You’re invited to AW2020, Advertising Week’s digital event, September 29-October 8 to help work through solutions to some of the advertising and marketing industry’s biggest problems. From climbing unemployment to racial inequality and an unclear future, now is the time, more than ever, to think and work together. Register to learn more.
No brand’s 2020 marketing plans included “create pandemic and recovery back-up strategies.” The “Great Disrupter,” aka COVID-19, derailed every well-crafted strategy and innovative idea. And now, with half of the year in the books, the question still hovers: “How are marketers supposed to drive new traffic, sales, and customer engagement in a year when nothing is status quo?”
When life gets complicated, it’s time to simplify. And in 2020, the simplest path forward is applying the discipline of the 4 A’s: Assess, Agile, Activate, and Adjust.
Discipline One: Assess Local Data
The pandemic is a global event, but the effect is felt at a local level.
Each community is experiencing the impact of COVID-19, along with the associated physical, mental, and fiscal instability, in varying degrees. The inconsistency of the virus’s spread across the nation combined with a volatile economy has translated to an unpredictable consumer mindset, oscillating from optimistic (ready to engage in pre-pandemic behavior) to crippling fear (worried over the state of personal finances and health). The consumer mindset is directly tied to their local experience.
As marketers, our assessment of the balance between local physical and fiscal health is the foundation for formulating focused strategies. To help track the local consumer mindset trends, a new measure was developed: Economic Resilience Index.
The Economic Resilience Index (ERI) estimates the relative strength of US county-level economies – assessing the pace at which fiscal recovery will occur. The ERI is a local indicator of the consumer state of mind, but it is only one piece of the local data puzzle.
Evaluating the ERI with additional local layers like Google Mobility data, which indicates where customers are moving, and Transaction Sales data, which reveals how customers are spending, helps us identify the point when the consumer’s mindset transitions to a willingness to engage and ultimately convert.
Discipline Two: Agile Test-and-Learn Plan
Building on what you now know about your local customer, you will be able to create relevant content. But without history to leverage, how do you know what is the most effective marketing plan? Test, test, and test again. An agile test strategy is a must-have in 2020.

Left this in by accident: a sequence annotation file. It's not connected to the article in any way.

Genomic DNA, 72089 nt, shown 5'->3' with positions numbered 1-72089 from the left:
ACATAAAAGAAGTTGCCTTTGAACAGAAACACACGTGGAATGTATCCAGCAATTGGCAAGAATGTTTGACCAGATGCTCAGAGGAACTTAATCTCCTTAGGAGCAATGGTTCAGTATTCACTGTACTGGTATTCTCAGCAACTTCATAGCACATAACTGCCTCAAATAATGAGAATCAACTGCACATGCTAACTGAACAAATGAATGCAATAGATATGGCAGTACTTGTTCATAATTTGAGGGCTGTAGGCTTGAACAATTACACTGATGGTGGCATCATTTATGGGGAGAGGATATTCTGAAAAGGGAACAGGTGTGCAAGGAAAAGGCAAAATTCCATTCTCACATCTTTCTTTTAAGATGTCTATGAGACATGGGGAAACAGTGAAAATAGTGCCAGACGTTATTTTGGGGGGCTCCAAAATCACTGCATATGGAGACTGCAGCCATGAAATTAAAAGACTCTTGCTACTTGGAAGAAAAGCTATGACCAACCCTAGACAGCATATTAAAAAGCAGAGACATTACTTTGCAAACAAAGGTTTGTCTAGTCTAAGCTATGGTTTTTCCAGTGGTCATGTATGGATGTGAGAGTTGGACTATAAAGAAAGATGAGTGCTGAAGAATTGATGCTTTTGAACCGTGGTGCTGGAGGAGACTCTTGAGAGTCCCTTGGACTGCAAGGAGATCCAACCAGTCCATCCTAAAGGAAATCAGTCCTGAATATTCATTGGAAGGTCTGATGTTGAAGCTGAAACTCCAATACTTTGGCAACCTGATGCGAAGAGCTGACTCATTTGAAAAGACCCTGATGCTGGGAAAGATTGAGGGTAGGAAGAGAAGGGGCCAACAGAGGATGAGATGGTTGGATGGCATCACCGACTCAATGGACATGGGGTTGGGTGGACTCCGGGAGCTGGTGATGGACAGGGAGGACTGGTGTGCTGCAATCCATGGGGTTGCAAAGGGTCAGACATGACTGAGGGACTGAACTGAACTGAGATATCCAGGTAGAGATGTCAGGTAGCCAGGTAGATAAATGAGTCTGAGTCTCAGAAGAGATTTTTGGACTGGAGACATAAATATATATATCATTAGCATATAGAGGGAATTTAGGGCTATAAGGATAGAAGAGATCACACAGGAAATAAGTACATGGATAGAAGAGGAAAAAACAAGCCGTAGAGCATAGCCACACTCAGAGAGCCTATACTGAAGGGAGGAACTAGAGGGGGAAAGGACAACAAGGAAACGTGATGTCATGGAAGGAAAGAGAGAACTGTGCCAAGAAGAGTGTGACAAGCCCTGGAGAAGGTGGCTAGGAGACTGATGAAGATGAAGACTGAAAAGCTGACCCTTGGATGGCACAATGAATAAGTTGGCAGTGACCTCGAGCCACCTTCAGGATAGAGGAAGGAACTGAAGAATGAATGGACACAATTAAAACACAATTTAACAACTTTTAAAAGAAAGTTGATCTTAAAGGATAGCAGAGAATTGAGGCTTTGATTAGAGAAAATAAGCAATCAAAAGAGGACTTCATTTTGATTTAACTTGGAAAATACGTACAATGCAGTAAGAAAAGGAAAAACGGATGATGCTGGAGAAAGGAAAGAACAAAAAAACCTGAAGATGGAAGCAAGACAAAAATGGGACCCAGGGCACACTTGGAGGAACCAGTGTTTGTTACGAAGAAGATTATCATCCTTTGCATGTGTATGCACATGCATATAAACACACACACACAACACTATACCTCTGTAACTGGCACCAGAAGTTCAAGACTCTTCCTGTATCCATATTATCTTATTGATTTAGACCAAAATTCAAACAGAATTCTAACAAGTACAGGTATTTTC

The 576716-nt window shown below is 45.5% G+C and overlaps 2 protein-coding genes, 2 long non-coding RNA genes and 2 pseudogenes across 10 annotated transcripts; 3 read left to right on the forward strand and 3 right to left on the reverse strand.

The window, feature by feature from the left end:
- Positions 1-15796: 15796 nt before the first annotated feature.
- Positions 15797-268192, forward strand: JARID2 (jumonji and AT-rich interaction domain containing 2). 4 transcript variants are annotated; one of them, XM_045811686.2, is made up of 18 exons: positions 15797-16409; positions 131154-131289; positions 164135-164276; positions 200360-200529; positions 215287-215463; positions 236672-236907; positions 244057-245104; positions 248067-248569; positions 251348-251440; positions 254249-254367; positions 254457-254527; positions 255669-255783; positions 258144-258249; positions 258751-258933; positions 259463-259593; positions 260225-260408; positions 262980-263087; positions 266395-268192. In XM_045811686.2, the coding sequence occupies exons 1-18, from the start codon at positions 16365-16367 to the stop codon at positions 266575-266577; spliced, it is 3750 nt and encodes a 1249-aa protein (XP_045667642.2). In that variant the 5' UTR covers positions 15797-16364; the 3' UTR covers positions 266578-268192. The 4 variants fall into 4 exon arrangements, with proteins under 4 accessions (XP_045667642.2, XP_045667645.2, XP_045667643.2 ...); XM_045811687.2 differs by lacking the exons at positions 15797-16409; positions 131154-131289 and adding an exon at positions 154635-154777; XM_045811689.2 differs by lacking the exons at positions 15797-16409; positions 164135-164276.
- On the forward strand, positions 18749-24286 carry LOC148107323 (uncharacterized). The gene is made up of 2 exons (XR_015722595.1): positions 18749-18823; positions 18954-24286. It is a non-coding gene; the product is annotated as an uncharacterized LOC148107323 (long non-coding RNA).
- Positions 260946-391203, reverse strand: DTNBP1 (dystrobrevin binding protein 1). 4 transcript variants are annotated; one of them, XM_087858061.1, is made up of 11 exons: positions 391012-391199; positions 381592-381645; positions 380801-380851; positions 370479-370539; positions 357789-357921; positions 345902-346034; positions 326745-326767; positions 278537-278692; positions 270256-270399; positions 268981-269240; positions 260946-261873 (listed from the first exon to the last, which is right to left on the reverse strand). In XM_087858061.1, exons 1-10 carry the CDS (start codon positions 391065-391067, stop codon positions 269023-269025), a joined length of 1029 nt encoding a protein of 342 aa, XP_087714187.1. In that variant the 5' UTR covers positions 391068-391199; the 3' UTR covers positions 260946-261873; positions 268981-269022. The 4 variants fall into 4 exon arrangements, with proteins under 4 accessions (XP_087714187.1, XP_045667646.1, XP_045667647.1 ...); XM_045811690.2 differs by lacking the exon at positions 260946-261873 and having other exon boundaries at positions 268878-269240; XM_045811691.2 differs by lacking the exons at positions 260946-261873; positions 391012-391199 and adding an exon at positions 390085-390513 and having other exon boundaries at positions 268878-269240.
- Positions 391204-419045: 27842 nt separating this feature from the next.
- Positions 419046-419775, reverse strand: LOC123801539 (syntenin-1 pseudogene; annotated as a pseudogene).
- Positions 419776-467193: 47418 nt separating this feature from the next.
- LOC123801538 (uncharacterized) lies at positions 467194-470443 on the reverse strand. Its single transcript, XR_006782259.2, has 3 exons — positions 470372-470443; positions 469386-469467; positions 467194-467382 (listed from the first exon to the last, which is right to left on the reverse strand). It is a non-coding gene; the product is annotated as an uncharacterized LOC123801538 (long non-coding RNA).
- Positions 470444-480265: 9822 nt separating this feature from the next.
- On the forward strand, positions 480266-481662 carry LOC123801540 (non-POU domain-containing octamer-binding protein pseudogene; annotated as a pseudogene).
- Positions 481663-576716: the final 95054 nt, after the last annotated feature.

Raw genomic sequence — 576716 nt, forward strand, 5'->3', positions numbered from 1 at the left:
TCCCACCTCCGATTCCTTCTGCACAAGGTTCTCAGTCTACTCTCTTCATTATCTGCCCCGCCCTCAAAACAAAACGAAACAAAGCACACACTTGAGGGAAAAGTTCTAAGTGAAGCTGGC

Testing has long been a tool of effective marketers for optimizing content and spend while mitigating risk. Today, testing is imperative for driving success. Deliberate, short term, hypothesis-driven tests are crucial.
If testing has always been a part of your process, lean into this strength during these uncertain times. Test frequently and iterate on success.
If testing is new to you, keep it simple. Leverage basic methodologies like A/B tests, evaluating the results based on a few pre-identified KPIs, such as sales lift and open rate. You need to be diligent as you master this discipline. Start small with your test designs. Combine clear-cut hypotheses with uncomplicated methods.
Keeping your agile testing strategy simple will translate to accurate and actionable results.
Discipline Three: Activate Winning Plans
If you haven’t created a “roll-to-market plan” aligned to your test design, your test is a waste of precious time and money. The ability to test agilely is only effective if the same agility exists to pivot and activate the winning plan. Moving from a small controlled idea to a market-wide rollout requires as much discipline as creating a statistically sound test.
Adopting and transforming the winning test to an execution plan entails cross-functional alignment spanning beyond the marketing team’s virtual walls. Evaluate your team structure to ensure you do not have any self-imposed barriers. Align on the rollout plan before the test is launched. Even though many tests do not meet the threshold of success, incorporating the practice of cross-team alignment at the beginning of the process will allow for a quick roll to market when you uncover the winning strategy. And faster rollout translates to greater success.
Discipline Four: Adapt & Adjust
And do it again.
True discipline requires practice and focus. In this unpredictable market, adaptability and proactive adjustments will be the most important discipline to grow. Allow the data to inform and drive your decisions. Be willing to let go of that “perfect plan,” adapting and adjusting to accommodate the current consumer mindset.
Stay simple and apply the discipline of the “A’s” to weather the storm of the “Great Disrupter.”
And then do it again. And again. And again.